China Targets Prominent Uighur Intellectuals to Erase an Ethnic Identity

The New York Times, 5 January 2019

By Austin Ramzy – As a writer and magazine editor, Qurban Mamut promoted the culture and history of his people, the Uighurs, and that of other Turkic minority groups who live in far western China. He did so within the strict confines of censorship imposed by the Chinese authorities, who are ever wary of ethnic separatism and Islamic extremism among the predominantly Muslim peoples of the region.

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Confronting China’s “War On Terror”

Socialist Worker, 4 January 2019

By David Brophy – For some 18 months now, ethnic minorities in the region of Xinjiang in northwest China have been living through unprecedented wave of repression. The most extreme element of this crackdown is a network of camps across the region, designated “re-education and training centers,” where anywhere from a few hundred thousand to upward of a million Muslim minorities have been indefinitely interned. Most victims are Uyghurs — the main non-Chinese ethnic group of the region, but the sweep has also caught Kazakhs and Kirghiz, who, like the Uyghurs, practice Islam.

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Weekly Brief January 4

World Uyghur Congress, 4 January 2019

Pressure Growing for the Muslim World to Speak Out on Uyghur Human Rights Crisis

Last week on behalf of the Uyghurs in East Turkistan as well as the Uyghur diaspora, the World Uyghur Congress President Dolkun Isa urgently appealed to the Muslim world, and leaders of Muslim-majority countries in particular, to finally end their long silence on the horrific persecution of Uyghurs. Thus far, the response of the Muslim world to the current crisis in East Turkistan has been incredibly disappointing. While Western states are increasingly active on the issue and have been publicly speaking out about the issue, Muslim-majority states have largely been indifferent or have completely ignored the situation.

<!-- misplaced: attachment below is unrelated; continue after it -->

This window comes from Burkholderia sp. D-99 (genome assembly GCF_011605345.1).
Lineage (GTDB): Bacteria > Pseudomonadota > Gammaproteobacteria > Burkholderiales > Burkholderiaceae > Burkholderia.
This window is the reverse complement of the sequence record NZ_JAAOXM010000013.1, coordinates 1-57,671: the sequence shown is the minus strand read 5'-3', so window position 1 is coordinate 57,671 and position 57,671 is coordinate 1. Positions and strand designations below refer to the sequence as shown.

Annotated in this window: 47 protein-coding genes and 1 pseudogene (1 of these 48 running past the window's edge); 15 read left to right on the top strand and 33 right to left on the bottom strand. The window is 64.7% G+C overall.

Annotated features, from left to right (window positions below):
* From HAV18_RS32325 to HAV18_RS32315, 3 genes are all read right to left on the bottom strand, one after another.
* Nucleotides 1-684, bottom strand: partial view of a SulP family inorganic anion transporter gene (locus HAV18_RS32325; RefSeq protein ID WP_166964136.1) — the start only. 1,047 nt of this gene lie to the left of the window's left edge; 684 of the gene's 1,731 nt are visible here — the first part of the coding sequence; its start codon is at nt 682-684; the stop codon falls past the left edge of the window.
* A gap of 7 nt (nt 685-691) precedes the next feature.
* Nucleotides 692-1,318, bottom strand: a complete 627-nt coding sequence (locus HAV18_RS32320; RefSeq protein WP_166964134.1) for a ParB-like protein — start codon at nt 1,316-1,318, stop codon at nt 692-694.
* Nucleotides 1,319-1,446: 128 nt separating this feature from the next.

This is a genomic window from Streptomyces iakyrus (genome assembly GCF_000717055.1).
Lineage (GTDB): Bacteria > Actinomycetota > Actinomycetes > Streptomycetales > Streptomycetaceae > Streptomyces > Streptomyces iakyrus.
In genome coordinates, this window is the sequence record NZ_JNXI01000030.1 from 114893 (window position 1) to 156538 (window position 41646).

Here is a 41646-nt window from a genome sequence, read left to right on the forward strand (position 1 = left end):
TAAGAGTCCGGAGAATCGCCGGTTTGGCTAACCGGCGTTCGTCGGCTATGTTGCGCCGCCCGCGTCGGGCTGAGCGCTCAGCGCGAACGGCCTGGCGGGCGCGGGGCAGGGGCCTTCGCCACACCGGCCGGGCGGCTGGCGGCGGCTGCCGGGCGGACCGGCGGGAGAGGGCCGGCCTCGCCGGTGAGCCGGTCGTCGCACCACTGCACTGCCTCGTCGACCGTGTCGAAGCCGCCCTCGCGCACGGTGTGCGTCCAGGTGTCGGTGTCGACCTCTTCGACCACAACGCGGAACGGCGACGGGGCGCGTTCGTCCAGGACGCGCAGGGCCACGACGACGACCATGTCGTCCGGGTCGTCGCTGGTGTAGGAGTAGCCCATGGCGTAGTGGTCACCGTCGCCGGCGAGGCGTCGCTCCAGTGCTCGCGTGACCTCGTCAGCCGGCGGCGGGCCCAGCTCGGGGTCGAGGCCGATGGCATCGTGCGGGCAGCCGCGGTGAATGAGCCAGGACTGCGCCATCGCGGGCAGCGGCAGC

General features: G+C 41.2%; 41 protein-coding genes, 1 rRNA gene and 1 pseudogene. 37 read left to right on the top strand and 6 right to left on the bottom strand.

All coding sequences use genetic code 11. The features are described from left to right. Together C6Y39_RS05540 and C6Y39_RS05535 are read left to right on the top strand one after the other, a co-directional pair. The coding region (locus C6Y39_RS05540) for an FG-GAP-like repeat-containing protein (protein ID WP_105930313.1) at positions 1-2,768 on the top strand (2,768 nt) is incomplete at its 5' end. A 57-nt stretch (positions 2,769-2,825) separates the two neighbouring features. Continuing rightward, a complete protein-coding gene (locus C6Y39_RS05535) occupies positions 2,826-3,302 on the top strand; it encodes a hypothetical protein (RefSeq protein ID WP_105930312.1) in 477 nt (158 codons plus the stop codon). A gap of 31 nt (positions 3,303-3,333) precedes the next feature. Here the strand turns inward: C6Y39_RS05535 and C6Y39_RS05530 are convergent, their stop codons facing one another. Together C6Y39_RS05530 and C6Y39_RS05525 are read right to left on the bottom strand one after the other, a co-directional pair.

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China thinks it can arbitrarily detain anyone. It is time for change

The Guardian, 4 January 2019

By Michael Caster – Canada’s foreign minister, Chrystia Freeland, has called China’s detention of Canadian citizens Michael Kovrig and Michael Spavor a “worrying precedent” but for many China watchers it is all too familiar.

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Recent Activities Suggest Xinjiang Authorities Anticipate International Inspection

The Epoch Times, 3 January 2019

By Isabel Van Brugen – Xinjiang officials are drastically ramping up efforts to conceal evidence of the scale and true nature of the “vocational re-education centers” where at least 1 million predominantly Uyghurs are believed to be held ahead of an expected international inspection, according to sources in the region.

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Masses of Prison Guards Needed to Staff Detentions

Bitter Winter, 3 January 2019

By Li Benbo Bitter Winter has reported in detail about the extensive – and escalating – campaign of mass arrests and detention of Uyghur, Hui, and other minorities in the Xinjiang region. It appears the mass detentions are creating a new problem for authorities: how to attract enough prison guards to supervise and control all the new political prisoners.

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‘Hundreds’ of cultural figures caught up in China’s Uyghur persecution

The Art Newspaper, 2 January 2019

By Lisa Movius – The recent detention of the photographer Lu Guang in north-west China’s Xinjiang Uyghur Autonomous Region has sparked a global outpouring of protest. Lu Guang, who is known for his work documenting the ecological and human devastation of development in remote regions in China, is the first cultural figure from the Han Chinese majority population to disappear into the prisons of Xinjiang. 

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The ‘Patriotism’ Of Not Speaking Uyghur

Sup China, 2 January 2019

By Darren Byler – On October 27, 2018, Memtimin Ubul, a Communist Party deputy secretary of Kashgar’s Qaghaliq County, stated publicly something that had increasingly become the norm over the past two years in the Uyghur homeland. In the Xinjiang Uyghur Autonomous Region, it was now officially unpatriotic for Uyghur state employees to speak or write in Uyghur language.

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